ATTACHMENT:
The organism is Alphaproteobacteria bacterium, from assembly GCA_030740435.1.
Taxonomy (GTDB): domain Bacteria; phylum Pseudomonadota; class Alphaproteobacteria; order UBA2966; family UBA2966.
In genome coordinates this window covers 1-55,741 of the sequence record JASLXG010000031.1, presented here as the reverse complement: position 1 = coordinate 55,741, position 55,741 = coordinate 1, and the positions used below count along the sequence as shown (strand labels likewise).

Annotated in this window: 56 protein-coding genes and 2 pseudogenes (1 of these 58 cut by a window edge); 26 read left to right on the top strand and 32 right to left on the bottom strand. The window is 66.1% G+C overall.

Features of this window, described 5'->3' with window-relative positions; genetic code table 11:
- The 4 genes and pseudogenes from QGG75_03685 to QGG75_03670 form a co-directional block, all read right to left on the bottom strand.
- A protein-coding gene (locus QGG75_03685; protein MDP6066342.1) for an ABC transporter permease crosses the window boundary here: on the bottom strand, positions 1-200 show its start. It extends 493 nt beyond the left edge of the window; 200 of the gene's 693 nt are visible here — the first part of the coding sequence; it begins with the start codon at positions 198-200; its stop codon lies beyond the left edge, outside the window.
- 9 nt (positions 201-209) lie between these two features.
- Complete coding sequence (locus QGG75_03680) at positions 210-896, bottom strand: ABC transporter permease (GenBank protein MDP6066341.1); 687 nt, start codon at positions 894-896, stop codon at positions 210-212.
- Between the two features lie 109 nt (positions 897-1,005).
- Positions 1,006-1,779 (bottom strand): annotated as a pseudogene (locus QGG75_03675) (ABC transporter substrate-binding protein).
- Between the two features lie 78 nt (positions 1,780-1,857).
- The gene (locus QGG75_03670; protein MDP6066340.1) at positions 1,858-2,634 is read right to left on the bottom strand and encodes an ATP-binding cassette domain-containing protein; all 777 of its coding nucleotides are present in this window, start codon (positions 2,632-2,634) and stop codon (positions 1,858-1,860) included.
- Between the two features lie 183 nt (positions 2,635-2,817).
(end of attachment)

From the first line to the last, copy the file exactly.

The organism is Alphaproteobacteria bacterium, from assembly GCA_030740435.1.
Taxonomy (GTDB): domain Bacteria; phylum Pseudomonadota; class Alphaproteobacteria; order UBA2966; family UBA2966.
In genome coordinates this window covers 1-55,741 of the sequence record JASLXG010000031.1, presented here as the reverse complement: position 1 = coordinate 55,741, position 55,741 = coordinate 1, and the positions used below count along the sequence as shown (strand labels likewise).

Annotated in this window: 56 protein-coding genes and 2 pseudogenes (1 of these 58 cut by a window edge); 26 read left to right on the top strand and 32 right to left on the bottom strand. The window is 66.1% G+C overall.

Features of this window, described 5'->3' with window-relative positions; genetic code table 11:
- The 4 genes and pseudogenes from QGG75_03685 to QGG75_03670 form a co-directional block, all read right to left on the bottom strand.
- A protein-coding gene (locus QGG75_03685; protein MDP6066342.1) for an ABC transporter permease crosses the window boundary here: on the bottom strand, positions 1-200 show its start. It extends 493 nt beyond the left edge of the window; 200 of the gene's 693 nt are visible here — the first part of the coding sequence; it begins with the start codon at positions 198-200; its stop codon lies beyond the left edge, outside the window.
- 9 nt (positions 201-209) lie between these two features.
- Complete coding sequence (locus QGG75_03680) at positions 210-896, bottom strand: ABC transporter permease (GenBank protein MDP6066341.1); 687 nt, start codon at positions 894-896, stop codon at positions 210-212.
- Between the two features lie 109 nt (positions 897-1,005).
- Positions 1,006-1,779 (bottom strand): annotated as a pseudogene (locus QGG75_03675) (ABC transporter substrate-binding protein).
- Between the two features lie 78 nt (positions 1,780-1,857).
- The gene (locus QGG75_03670; protein MDP6066340.1) at positions 1,858-2,634 is read right to left on the bottom strand and encodes an ATP-binding cassette domain-containing protein; all 777 of its coding nucleotides are present in this window, start codon (positions 2,632-2,634) and stop codon (positions 1,858-1,860) included.
- Between the two features lie 183 nt (positions 2,635-2,817).